Mashingaidze, Mercy: 'Pooling resources, scattering the family': transnational realities of Zimbabwean post-2000 migrants in the United Kingdom. - Bonn, 2020. - Dissertation, Rheinische Friedrich-Wilhelms-Universität Bonn.
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author = {{Mercy Mashingaidze}},
title = {'Pooling resources, scattering the family': transnational realities of Zimbabwean post-2000 migrants in the United Kingdom},
school = {Rheinische Friedrich-Wilhelms-Universität Bonn},
year = 2020,
month = dec,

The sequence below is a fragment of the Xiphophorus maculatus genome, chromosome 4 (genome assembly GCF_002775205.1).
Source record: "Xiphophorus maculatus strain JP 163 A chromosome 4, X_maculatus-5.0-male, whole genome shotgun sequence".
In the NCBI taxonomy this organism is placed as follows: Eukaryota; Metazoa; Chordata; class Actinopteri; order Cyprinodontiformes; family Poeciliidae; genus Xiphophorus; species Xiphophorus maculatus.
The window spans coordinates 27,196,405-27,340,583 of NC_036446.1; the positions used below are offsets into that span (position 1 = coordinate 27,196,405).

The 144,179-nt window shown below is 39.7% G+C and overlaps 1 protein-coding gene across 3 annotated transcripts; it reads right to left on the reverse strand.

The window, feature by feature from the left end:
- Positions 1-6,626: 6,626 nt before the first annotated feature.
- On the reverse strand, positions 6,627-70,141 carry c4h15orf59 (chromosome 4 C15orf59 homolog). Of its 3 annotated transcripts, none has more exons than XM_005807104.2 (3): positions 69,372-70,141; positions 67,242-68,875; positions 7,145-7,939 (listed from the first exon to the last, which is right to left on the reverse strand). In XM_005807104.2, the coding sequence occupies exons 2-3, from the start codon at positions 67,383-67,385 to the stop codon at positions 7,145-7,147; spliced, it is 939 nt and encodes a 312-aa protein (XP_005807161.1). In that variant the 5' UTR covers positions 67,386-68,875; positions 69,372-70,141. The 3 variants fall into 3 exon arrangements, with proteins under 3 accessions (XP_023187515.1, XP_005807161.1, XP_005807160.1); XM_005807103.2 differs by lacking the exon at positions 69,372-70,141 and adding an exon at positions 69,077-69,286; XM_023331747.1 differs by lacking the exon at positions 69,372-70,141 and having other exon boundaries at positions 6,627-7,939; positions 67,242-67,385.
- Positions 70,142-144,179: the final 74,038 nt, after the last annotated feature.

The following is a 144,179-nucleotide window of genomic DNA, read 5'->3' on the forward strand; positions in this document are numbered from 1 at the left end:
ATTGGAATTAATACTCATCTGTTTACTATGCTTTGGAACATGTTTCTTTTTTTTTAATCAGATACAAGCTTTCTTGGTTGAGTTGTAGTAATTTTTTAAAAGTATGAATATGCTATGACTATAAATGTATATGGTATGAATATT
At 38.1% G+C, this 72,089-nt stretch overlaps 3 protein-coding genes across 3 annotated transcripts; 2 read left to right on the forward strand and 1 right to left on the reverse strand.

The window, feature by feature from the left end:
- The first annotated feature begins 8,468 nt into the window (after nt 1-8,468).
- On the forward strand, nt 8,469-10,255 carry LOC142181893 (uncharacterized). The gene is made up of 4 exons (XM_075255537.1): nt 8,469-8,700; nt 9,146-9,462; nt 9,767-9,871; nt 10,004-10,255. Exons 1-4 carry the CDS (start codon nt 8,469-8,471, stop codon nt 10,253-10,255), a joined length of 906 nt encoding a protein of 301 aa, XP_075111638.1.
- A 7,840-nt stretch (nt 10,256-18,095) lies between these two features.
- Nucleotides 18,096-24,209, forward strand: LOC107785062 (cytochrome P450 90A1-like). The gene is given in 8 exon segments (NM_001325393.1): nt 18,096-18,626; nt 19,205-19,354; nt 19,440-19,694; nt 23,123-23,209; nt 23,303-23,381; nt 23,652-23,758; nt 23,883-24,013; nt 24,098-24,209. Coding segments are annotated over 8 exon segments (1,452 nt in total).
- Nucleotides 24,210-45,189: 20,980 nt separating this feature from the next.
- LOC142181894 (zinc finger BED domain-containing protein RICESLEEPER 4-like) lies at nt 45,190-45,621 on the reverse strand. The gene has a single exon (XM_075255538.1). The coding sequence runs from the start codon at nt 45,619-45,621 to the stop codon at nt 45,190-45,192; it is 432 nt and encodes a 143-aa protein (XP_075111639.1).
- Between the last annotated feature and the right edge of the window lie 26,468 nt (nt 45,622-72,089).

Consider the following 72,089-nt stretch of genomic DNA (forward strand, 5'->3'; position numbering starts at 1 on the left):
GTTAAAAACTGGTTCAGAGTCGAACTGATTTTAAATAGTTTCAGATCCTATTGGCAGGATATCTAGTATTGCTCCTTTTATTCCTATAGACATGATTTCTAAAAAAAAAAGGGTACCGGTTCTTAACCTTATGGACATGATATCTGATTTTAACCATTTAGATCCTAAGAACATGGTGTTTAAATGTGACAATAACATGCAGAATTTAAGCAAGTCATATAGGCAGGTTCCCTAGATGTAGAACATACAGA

note = {This thesis analyses how international migration (re)shapes migrants’ family life. Focusing on narratives drawn from purposefully sampled Zimbabwean migrants living in the United Kingdom (UK), it examines how family life is (re)constituted, experienced, negotiated, sustained, and perceived in long-drawn-out transnational situations. Of particular interest to the study is the often overlooked transnational family life that is birthed out of extended asylum limbo circumstances. To address this subject, the thesis introduces the notion of asylum tenebrosity to explain and analyse the enduring limbo that is impeding the reunification of some migrants with their close family members who stayed behind in Zimbabwe. Nested within a growing body of literature on transnational families, the thesis critically analyses how migrants in limbo ‘do’, manage, and sustain transnational family life. It addresses themes related to transnational parenting, transnational married life, transnational family life cycle ceremonies, and transnational elderly parental caregiving,from both migrant and non-migrant perspectives. Their everyday practices and interactions are analysed through the lens of transnational social spaces, ICT-based co-presence, family practices, and transnational care circulation. The findings demonstrate that international migration (re)organizes family life by geographically scattering family members and shifting the primary location of family life from physical to virtual spaces. While information and communication technologies (ICTs) play a vital role in sustaining transnational family life, they fall short of creating wholesome experiences of familyhood. The thesis argues that without occasional physical co-presence, family dynamics become complicated as relationship boundaries, communication protocols, roles, and cultural norms are gradually overstepped. Although transnational family members ensure mutual material survival by pooling and sharing resources, indefinite transnational family life ‘scatters’ the family along physical, moral, and affective lines. Consequently, this unsettles the essence of culturally defined Zimbabwean family values associated with parenting, marriage, intergenerational relations, family roles and responsibilities. This unsettling of values inevitably attracts conflicting reactions. Following up on these reactions, the thesis concludes with a deliberation on long-term implications of transnational family life on cultural values.},
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